Ashirk solemnly stepped forward, and I felt a gentle tingle of otherworldly energies across our bond. He was being touched by something, regarded by it.
With the sweep of a clawed hand, he callously knocked away a few bone totems from the leftmost end, before placing a skull there in the space he had cleared.
At the other end, he placed the skull of Turshu.
He bowed low, and muttered words, though I knew not what. I caught a few clearly that must have been names. Throg, he said. Grunmunter. Mork. Gork. And something about the dawi.
It was almost impossible to make out, but the ghostly glow of luminescent mushrooms faded green for a heartbeat, then he rose and turned away. He did not look at me as he scrambled back up the thin passage. I did my best to follow.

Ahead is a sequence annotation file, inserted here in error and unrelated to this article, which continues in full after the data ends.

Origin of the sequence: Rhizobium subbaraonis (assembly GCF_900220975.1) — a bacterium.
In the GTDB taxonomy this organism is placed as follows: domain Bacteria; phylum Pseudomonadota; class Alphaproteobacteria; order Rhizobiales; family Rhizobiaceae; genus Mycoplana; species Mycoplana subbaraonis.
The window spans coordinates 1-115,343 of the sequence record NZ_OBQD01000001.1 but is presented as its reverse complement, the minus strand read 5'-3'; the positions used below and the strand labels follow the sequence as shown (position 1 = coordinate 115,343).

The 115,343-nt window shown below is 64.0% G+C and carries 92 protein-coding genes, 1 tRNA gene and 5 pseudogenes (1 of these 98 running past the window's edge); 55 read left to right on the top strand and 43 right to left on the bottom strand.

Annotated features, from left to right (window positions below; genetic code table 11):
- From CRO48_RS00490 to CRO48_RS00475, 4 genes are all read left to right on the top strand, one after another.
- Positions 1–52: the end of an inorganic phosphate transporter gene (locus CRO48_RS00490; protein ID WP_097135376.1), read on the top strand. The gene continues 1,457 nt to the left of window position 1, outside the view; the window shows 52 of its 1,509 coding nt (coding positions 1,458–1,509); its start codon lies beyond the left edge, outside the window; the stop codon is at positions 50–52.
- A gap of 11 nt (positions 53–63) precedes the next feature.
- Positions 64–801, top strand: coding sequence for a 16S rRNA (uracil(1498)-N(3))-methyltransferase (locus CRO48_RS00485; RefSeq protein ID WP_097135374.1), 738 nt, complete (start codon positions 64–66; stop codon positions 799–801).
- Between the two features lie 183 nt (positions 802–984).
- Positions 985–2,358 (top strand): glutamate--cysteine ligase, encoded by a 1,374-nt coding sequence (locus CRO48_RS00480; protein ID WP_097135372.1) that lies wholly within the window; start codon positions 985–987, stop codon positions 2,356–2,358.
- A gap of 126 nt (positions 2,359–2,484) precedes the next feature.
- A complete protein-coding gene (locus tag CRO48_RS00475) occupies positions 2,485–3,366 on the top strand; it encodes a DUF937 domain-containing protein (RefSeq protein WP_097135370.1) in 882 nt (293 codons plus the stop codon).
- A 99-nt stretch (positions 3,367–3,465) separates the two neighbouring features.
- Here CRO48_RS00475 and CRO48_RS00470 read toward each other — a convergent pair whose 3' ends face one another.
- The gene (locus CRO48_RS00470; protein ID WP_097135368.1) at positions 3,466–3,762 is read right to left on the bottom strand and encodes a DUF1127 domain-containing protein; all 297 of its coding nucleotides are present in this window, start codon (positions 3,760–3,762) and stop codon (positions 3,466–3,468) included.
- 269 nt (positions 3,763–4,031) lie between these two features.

I wanted to raise the subject as best I could, but the taboo against questions weighed on me heavily. I had dared a beating prying into the matter of his melancholy only a few minutes prior. And, I felt cautiously, in his own way - that moment I had just witnesses was an act of worship and honour, however primitive. There were perhaps some things I ought not pry about.
We paused in the cavern mouth and watched the flickering shadows of the knife-fight on the cavern wall. He sighed, a rattling, weary sound.
“Once, we were - more than this. We were… stronger.”
I said nothing. As far as I could remember, he had never simply spoken to me unbidden before. Only orders, warnings, transactions.
“Shrine. War-banner. Old. Throg the mighty. Throg, despoiler of the dark lands. Great king of my people. Grunmunter - champion. By his side. Two brothers. Mork. Gork. Together, strong.”